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Water Crossing 101: Part One

Water Crossing 101: Part One

So I just heard that the watertables around here are the highest they’ve been in memory.  And we’re only just now moving into the spring season.  The rainy season.

As a principal guide for CO, this, of course, takes my thoughts toward the eleven water crossings which are in store for participants of April’s “High Water Mark” event.  But beyond our trips, I know that many of you will find yourselves up in the mountains this spring just playing and enjoying the gorgeous surroundings on your own.  As is often the case within the Ozarks and Ouachitas, you may find yourself also having to ford a river or creek in your truck or SUV.  I want to take this week to share a few basic thoughts about waters crossings before the wet season gets going in full force.

First and foremost, if you don’t have a snorkel and elevated breathers, don’t worry.  Nine times out of ten you simply don’t need any modifications to a reasonably capable 4WD vehicle.  (I hope my retail sponsors forgive me for that candor!)  Since most folks will never significantly modify their vehicle, this is the audience I am addressing in this blog.

Almost every 4WD truck and SUV can be driven in water that is axle-deep without taking special precautions.  A good rule of thumb is simply taking a peek at your hubs.  (The smallest circle at the innermost of your wheels, just within the lug nuts.)  If you drive slowly and keep the water below this level, then you will have zero problems.  For some larger vehicles, this may provide up to fifteen or more inches of available fording capability direct from the showroom floor.  Folks, that’s pretty good!   Issues arise as one ventures deeper, but proper understanding of the potential risks, their mitigation techniques, and some basic off-road driving skills can really help when the time comes to go for a swim.

When drivers think about fording deep water — which, for the sake of this blog, we’ll say is anything beyond the hub depth I described a moment ago — their mind often considers first the engine’s air intake.  This is an understandable concern, as that intake basically serves as a large vacuum drawing fresh air into the motor.  You submerge that thing, and you have yourself a 4″ wide drinking straw.  That, my friends, is the fastest way to hydrolock your motor.  But I digress into territory which I’ll cover later.  No, what is generally the first risk is often the most overlooked: drivetrain breathers.

As you drive your vehicle, the moving parts cause friction which generates considerable heat.  That heat, as we all remember from 7th grade science, expands, and as it does, that pressure must be allowed to escape.  Vehicle manufacturers place “breather valves” throughout your drivetrain to allow this to happen; the front and rear differentials, the transfer case, and the transmission each get one.  Very often, it’ll be an innocuous looking little metal cap, sometimes bolted into the drivetrain component itself, or sometimes connected to that component by a hose in an effort to get it as elevated as possible.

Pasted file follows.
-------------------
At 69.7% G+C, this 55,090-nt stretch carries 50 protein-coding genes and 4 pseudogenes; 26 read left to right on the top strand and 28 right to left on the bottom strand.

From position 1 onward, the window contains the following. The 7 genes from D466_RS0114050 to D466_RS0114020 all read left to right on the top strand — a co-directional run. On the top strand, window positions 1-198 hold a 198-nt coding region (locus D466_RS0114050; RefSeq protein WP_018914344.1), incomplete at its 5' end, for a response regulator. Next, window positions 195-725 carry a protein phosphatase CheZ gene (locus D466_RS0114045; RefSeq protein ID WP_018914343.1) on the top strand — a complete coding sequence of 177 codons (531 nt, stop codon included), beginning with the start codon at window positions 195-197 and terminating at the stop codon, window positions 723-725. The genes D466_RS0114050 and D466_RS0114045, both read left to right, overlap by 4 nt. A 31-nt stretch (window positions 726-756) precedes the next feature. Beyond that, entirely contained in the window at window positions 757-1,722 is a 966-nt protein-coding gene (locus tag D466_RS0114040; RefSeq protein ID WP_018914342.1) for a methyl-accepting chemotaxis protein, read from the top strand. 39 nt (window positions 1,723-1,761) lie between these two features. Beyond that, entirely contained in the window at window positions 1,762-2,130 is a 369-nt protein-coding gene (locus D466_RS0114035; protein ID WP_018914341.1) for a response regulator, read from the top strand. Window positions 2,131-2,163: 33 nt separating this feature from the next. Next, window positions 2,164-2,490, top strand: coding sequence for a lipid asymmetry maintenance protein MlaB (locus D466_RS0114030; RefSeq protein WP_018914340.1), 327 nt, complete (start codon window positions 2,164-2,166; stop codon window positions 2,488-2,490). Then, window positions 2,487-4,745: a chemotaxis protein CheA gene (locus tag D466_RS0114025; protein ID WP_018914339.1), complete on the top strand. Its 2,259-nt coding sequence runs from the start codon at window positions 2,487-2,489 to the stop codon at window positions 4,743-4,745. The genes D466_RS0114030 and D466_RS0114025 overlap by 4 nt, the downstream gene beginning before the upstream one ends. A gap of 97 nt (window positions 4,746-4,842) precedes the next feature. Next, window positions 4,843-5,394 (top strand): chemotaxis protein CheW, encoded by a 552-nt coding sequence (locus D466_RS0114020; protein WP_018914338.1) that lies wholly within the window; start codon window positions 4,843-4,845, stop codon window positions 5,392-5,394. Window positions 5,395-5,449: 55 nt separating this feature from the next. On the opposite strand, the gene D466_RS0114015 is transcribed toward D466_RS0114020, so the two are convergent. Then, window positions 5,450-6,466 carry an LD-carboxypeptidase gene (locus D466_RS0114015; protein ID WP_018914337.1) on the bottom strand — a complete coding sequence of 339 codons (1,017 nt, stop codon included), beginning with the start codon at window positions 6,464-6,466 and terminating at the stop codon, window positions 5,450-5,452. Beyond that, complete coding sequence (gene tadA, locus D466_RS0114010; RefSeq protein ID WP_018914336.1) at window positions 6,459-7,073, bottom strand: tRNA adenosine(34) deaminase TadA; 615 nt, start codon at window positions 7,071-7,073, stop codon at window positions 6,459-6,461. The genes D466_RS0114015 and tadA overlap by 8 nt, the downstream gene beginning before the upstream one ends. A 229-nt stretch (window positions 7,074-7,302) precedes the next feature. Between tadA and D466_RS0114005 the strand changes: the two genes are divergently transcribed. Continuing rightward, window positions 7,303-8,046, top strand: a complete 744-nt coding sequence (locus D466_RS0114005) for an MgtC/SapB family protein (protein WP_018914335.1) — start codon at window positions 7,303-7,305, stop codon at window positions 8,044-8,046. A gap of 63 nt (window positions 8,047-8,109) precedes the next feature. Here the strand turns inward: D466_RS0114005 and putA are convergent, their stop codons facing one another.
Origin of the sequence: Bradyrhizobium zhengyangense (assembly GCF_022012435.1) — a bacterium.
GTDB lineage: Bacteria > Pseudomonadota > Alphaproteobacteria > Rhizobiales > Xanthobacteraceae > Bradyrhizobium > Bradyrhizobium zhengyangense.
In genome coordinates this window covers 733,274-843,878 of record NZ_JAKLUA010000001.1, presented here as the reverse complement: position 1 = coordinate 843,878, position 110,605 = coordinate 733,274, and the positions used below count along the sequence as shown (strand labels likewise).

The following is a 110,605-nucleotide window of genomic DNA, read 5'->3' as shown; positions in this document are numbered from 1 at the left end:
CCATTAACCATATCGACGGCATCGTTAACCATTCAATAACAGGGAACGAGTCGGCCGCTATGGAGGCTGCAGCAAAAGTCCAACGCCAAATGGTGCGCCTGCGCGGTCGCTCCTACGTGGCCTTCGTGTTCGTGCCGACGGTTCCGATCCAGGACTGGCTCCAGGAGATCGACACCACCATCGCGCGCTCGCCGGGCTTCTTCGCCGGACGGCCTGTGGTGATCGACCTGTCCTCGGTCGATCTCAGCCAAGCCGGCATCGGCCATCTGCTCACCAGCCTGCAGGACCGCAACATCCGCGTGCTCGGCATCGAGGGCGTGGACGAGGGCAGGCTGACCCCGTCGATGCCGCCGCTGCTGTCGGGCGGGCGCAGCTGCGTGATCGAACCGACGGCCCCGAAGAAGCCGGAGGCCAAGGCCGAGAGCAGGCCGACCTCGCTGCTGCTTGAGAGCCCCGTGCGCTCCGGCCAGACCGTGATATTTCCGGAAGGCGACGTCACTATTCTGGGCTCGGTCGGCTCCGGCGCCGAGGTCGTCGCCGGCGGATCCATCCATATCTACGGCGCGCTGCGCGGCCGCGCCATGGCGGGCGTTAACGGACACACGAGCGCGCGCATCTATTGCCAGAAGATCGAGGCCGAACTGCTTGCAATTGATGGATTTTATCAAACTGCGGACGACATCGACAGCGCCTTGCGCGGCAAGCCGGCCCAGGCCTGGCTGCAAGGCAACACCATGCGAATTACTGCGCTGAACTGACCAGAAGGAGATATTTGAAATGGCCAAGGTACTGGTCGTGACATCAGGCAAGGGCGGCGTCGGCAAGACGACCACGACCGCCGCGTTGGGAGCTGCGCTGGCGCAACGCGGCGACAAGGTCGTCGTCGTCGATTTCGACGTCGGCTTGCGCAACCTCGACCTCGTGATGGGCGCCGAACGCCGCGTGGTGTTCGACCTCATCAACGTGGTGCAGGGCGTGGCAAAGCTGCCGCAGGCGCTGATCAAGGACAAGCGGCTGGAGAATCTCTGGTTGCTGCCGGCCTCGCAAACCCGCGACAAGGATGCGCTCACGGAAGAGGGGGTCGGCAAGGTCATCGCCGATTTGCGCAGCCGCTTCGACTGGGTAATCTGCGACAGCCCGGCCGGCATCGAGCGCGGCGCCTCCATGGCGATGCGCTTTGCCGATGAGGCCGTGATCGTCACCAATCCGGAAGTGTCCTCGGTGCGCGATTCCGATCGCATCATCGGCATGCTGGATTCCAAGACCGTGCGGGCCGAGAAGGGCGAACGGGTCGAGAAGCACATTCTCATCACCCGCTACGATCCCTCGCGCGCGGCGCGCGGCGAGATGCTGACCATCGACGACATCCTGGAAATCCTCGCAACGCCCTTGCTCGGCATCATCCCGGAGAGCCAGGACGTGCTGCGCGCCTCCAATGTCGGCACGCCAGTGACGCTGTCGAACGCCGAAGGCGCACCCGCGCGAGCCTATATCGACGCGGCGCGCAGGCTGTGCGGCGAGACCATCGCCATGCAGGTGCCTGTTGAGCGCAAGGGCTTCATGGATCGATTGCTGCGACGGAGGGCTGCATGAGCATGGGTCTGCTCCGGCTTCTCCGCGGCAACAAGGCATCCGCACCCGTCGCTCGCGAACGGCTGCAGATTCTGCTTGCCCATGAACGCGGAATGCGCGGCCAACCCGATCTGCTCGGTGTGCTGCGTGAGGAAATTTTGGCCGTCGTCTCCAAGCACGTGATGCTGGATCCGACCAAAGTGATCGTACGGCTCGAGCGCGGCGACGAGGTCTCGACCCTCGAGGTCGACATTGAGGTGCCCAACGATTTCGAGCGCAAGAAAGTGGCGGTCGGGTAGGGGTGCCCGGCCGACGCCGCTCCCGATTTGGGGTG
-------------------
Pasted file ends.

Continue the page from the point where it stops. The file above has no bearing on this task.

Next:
As you enter a cold river with a hot differential, the air inside of that axle housing will immediately contract.  This contraction will only last a very short period of time, but during which, opposite to the initial heating, air will re-enter that breather valve and occupy space in the axle housing.  The same is true for each of your drivetrain components.  See the problem here?  If you’re breather valve is underwater during this contraction, well, your diff just got a gulp, and now your lubricating fluids are nice and milky.  If you don’t get that fluid changed as quickly as possible, things can get expensive in a hurry.

The best mitigation technique for this risk is very simple: drive slowly.  By entering the water slowly, you allow the largest part of the contraction to take place before the vehicle reaches water depths which would cause any potential harm.  Keeping speeds at about 1-5 mph during the submerging will close to eliminate all hazards associated with thermal contraction.  Like I mentioned before, it is a relatively quick process, generally lasting only a few seconds.

However, if you’ve identified that your breathers are not suitably high enough from the factory for the crossings you’re certain to encounter while overlanding, and if this is going to cause you to have a breather cap fully-submerged for any length of time, it’s probably a good idea to go ahead and elevate them to a point as high as reasonably possible prior to your next big trip.  This is a basic job requiring basic skills and tools. It costs only a few bucks but it could save you hundreds.  There are a lot of write-ups on the subject throughout the internet.

During Parts Two through Four of this series, I’ll speak more about the engine, its air intake, associated water risks, and the mitigation techniques for ensuring that the powerplant you’re dependent upon to get you safely back to shore doesn’t become a carrying device for a few gallons of that river’s lovely mountain water.  Finally, Part Five will focus on driving techniques and considerations you’ll want to keep in mind when faced with your own amphibious assault.

About The Author

Publisher, Central Overland

Wes is a downright and certifiable travel junkie. He loves cheap beer, the sight of a trout rising, and telling you stories here in the pages of CO. Most days you'll find him and his hound dog Kentucky hanging out near Conway, AR.

Number of Entries : 213

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